History

 

History
Sampson County Memorial Hospital was dedicated on October 5, 1950. Originally built with 100 beds, the hospital was considered one of the most modern of its size in the country. From 41 personnel and a 20-member medical staff in the 1950s, the hospital is now one of the county’s largest employers, employing nearly 700 people. Through the years, the hospital has undergone numerous major expansions—the first of which was completed in 1956, bringing the addition of an emergency room, radiology, central sterilization, a recovery room, medical records, storage facilities, and the installation of central air conditioning. With the hospital’s 100 beds taxed to capacity, the hospital began a new construction project in 1960, which included the addition of 45 beds, the expansion of the administrative area, additional diagnostic radiology facilities, relocation of the morgue, renovation of the kitchen, and installation of a central vacuum and oxygen supply system. By 1967, the hospital increased its bed capacity to 170, added a physical therapy department, and expanded or upgraded several other areas.

In 1970, the Woodside Professional Building was added to the complex. This five-story structure was built specifically to provide office facilities for physicians. A corridor links the Woodside Professional Building to the main hospital, giving physicians immediate access to hospital facilities.

With a trend toward ambulatory services in the 1980s, the hospital constructed a $6.6 million Diagnostic and Treatment Building. The ultra-modern facility included a surgical suite with six operating rooms, a recovery room, an intensive care unit, radiology, nuclear medicine, respiratory therapy, a stress testing lab, electrocardiography, and a new emergency department with seven trauma beds, six private treatment rooms, and a cast room. Shortly following this expansion, the Lundy Memorial Pediatric Unit opened, along with new laboratory, physical therapy, and pharmacy facilities. An intensive care step-down unit and waiting area also opened as part of the expansion project. 

Due to a critical shortage of long-term care beds in Sampson County, the hospital converted 30 acute beds into skilled nursing beds in 1987. In the 1990s, the emphasis on healthcare continued to be on outpatient and ambulatory services. During this time, lithotripsy (or “stone busting”) was introduced as a new outpatient procedure and was soon followed by one-stitch cataract surgery and outpatient removal of the gall bladder, known medically as laparoscopic cholecystectomy. Laser surgery made its debut at Sampson Memorial in 1990, and in 1991 the hospital opened an in-house clinic specifically for the evaluation and monitoring of pacemakers.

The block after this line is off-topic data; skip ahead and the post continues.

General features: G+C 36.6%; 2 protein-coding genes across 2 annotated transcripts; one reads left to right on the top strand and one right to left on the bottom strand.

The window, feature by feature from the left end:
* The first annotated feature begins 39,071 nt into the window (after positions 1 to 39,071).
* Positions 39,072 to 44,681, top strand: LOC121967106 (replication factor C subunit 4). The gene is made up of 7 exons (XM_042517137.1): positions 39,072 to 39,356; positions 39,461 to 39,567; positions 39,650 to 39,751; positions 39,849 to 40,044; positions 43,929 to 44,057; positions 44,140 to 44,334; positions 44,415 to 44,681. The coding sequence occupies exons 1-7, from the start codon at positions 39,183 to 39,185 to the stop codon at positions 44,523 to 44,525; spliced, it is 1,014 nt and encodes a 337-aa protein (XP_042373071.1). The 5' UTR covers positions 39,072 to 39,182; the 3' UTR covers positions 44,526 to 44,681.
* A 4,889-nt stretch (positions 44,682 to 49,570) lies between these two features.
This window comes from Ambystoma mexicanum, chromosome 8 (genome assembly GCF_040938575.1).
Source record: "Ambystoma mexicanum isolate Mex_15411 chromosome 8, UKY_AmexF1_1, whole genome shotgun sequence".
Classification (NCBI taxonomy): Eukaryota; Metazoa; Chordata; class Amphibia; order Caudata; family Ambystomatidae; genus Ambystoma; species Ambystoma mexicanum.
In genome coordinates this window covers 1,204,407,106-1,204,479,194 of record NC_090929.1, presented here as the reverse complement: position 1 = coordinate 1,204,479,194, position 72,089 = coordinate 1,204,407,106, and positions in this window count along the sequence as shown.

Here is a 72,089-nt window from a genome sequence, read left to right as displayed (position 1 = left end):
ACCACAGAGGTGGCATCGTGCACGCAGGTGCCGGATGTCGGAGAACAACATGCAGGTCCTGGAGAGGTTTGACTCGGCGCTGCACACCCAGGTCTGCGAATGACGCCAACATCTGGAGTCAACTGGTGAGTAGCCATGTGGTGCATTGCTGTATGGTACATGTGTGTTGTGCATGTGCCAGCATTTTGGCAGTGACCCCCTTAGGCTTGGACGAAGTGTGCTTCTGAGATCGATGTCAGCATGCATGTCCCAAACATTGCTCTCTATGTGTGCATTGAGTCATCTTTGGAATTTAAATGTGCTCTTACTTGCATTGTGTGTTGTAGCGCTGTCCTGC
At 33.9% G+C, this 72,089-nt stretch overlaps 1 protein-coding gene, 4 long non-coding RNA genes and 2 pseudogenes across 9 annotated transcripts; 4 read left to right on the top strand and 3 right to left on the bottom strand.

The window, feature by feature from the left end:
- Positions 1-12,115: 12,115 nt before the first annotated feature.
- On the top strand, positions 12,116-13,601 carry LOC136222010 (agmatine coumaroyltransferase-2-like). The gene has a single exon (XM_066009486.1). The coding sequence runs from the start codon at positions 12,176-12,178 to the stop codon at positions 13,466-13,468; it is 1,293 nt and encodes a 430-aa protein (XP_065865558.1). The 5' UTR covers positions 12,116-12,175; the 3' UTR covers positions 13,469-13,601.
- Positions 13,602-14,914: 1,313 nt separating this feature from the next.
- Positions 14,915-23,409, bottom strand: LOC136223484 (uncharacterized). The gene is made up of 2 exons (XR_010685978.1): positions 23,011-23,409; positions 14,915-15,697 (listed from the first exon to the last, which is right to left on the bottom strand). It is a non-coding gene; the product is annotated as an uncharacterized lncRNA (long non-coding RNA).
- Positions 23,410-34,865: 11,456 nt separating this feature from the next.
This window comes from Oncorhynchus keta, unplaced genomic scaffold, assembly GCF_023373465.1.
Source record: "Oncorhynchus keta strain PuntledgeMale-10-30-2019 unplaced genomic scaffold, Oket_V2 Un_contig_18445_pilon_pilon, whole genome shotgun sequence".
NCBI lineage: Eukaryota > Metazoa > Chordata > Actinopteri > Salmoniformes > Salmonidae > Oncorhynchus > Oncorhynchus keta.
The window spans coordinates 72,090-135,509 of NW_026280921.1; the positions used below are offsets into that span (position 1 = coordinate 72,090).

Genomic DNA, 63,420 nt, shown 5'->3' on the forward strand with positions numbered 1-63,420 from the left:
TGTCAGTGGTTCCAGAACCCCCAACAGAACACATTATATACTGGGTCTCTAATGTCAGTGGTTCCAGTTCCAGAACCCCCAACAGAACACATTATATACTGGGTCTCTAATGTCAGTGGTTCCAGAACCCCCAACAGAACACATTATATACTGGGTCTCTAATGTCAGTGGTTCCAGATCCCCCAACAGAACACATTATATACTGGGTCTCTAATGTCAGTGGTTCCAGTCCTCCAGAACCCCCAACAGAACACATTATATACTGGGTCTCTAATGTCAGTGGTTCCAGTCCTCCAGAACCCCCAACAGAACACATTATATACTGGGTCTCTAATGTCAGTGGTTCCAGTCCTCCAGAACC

Diagnostic radiology services were also significantly expanded and upgraded in the early 1990s. New radiology equipment was installed in five examination rooms, and the department acquired a new mammography unit and a SPECT camera for nuclear medicine studies. Magnetic Resonance Imaging (MRI) was also introduced as a new service.

To better serve healthcare needs throughout the county, the hospital assumed management responsibility for two clinics in the early 1990s: Newton Grove Medical Clinic and Four County Medical Clinic in Harrells, both of which are located approximately 30 miles from Sampson County’s center and border adjoining counties.   In 1994, Sampson Memorial purchased the Roseboro Medical Clinic, located about 15 miles from Clinton. Although these clinics are no longer managed by the hospital, Sampson Regional continues making strides to provide access to care in the county’s most underserved areas. 

The hospital moved into home health care in July 1994, when it assumed ownership of a home health agency formerly a part of the Sampson County Health Department. Today, the agency is known as Sampson Home Health. A major construction project completed in 1997 provided a spacious new maternity suite, along with expanded ambulatory and emergency care facilities. A $2 million renovation project completed on the third floor in 1999 provided 55 spacious private rooms with private baths.

In 2002, the hospital changed its name from Sampson County Memorial Hospital to Sampson Regional Medical Center. During the same year, the hospital opened a 15,000 square foot Outpatient Rehabilitation Center at the corner of Beaman and Johnson Streets, and in January 2004, a 42,000 square foot, state-of-the-art Center for Health + Wellness became a reality.